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In Extremis

Ritual Music For The Accumulation Of Energy: Anji Cheung Interviewed
Jimmy Martin , August 6th, 2014 09:55

The transportive, ritualistic drones of London's Anji Cheung conjure up portals to uncanny other worlds, heavy with the thrill of the unknown. Ahead of her performance at Supernormal this weekend, she meets Jimmy Martin to discuss a fascination with the occult, and how Throbbing Gristle and Coil have inspired her music's trips into inner space

Now, as ever, confusion looms in the worlds of extreme and avant-garde music as regards the nature of 'heavy'. Some find themselves deafened and aesthetically blindsided by mighty amplification and volume, by downtuned guitars and crawling tempos. Yet all too often, true heaviness lies in a metaphysical realm that has little to do with brute force, and deals far more in atmosphere and sleight of hand. Power and potency emerge from a certain form of dark intensity that conjures up strange and uncanny shifts in mood and understanding, operating far beyond bloody-minded overload in more sinister and subtle ways. Such is the work of Anji Cheung, the London-based solo seer whose ritualistic serenades open murky portals to dimensions unknown.

The architect of these pathways is sat by the Thames on London's South Bank this summer's afternoon, attempting to come to terms with how her own work affects others. "It doesn't need to be mysterious at all," she reflects. "I guess it doesn't matter what I want it to be, because when people hear it, it's going to be whatever they want it to be. But ideally I suppose for me, I do want it to be consciousness-changing or shifting, even if it's only momentary."

She pauses to consider. "There are words and symbols and feelings and images in my head, and how do I get that out in a sentence that makes sense? I have, for a long time, adhered to - still do to a certain extent - Buddhist philosophy, so I feel like that plays quite a part. At the same time I've got a real interest in the occult. I read a lot of that stuff, and I have a real interest in chaos magic and natural magic. It feels really strange to say it because actually I don't really discuss this very much with people.

"It's funny," she notes wryly, "because I always say 'occult', and then I went to this antique book fair recently and I was speaking to this really nice chap who had this small Aleister Crowley book for sale. I was having a flick through that, and he was like 'When you come to these things, people don't really use the word 'occult', it's 'esoterica'. It's like saying 'you don't say porn, it's 'erotica'," she laughs.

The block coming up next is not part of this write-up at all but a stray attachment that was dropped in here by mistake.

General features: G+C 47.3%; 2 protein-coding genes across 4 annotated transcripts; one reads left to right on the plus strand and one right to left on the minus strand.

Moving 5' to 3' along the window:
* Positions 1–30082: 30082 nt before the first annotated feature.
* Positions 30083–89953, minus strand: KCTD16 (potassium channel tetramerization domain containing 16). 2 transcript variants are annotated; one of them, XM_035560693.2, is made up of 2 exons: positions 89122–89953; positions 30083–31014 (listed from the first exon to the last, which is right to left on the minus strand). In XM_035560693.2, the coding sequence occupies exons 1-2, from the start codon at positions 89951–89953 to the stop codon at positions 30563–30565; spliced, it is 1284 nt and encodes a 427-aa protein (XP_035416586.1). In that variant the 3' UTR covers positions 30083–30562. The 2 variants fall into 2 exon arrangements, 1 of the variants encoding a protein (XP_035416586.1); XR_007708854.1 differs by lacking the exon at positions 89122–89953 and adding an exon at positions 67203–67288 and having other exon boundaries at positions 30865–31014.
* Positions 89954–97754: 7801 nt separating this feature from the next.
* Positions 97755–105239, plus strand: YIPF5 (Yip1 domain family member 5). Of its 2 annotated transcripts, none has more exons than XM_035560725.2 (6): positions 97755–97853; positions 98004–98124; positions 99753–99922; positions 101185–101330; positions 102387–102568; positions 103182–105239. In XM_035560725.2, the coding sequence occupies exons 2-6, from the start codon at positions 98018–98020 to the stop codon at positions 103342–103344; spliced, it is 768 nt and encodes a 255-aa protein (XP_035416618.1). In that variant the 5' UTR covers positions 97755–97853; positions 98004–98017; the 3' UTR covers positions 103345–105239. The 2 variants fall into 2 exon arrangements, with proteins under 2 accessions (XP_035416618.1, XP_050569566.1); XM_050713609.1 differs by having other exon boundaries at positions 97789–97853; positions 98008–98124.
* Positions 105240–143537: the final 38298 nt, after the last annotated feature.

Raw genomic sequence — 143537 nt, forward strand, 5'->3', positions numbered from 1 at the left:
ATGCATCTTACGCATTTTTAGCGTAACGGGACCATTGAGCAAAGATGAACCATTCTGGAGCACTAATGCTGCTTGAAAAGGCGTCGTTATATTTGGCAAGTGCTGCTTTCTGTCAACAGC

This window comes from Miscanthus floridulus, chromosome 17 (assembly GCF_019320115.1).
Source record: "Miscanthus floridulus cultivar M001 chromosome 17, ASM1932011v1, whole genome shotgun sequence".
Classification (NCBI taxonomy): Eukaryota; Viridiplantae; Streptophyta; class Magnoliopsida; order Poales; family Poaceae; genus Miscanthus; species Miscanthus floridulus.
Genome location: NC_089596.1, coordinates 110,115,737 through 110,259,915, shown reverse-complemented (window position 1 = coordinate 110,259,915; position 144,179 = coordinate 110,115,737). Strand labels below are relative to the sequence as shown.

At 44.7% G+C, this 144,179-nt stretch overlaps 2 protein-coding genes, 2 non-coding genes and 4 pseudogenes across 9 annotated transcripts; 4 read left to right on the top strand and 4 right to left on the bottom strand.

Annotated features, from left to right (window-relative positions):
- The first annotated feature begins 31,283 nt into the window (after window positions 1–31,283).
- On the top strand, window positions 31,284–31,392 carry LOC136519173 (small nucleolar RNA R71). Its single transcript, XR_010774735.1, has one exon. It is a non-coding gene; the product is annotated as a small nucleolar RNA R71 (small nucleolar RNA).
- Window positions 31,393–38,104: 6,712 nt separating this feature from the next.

Whether occult, esoteric, shamanic or chaotic, the five album-length pieces that Anji Cheung has produced thus far, all of which are available to listen to on her Bandcamp, resonate at a beguiling frequency that comprehensively achieves her primary goal. From 2010's 'Vessel Of The Earth', a glacial pièce de résistance created in collaboration with Belgian artist Sequences, which Julian Cope claimed "permeated my permafrost and invoked within me the wildest caniptions", through 'Ghosts Of Dead Lords', which touched on doomed drone and black metal atmospherics, via the unnerving and relatively self-explanatory 'Ritual' and the Beard Closet collaboration 'Stonemaker', she has arrived at perhaps her most affecting work to date with 'Oakseer'. It was recorded live in the studio on the last December solstice, and deals out an appropriately wintry travelogue that takes in unheimlich electronics, haunted folk laments, eerie sampled vocal manifestations and a general atmosphere of ominous dread.

Cheung arrived at her current modus operandi after years of playing in bands, feeling that she had grown weary of the compromises implicit in that way of working. "I just find it really hard work, being in a band," she notes, "Once I want to do something, I have a really clear idea of how I want to do it, and - without sounding like a complete and utter nightmare - I've got a lot of energy, and once I'm into something, I just want to get on with it. So I find it really frustrating if you can only meet up once a week, 'cause obviously people have lives and stuff to get on with. It was about four or five years ago that I thought, why aren't I doing this on my own, so I can do it whenever I want, at the pace I want; I can do frankly whatever I want to do musically. The other thing I really like about it is I can collaborate, so you still get that interaction and the excitement of being with someone else and putting ideas together, but it's like a one-off project, and that's it.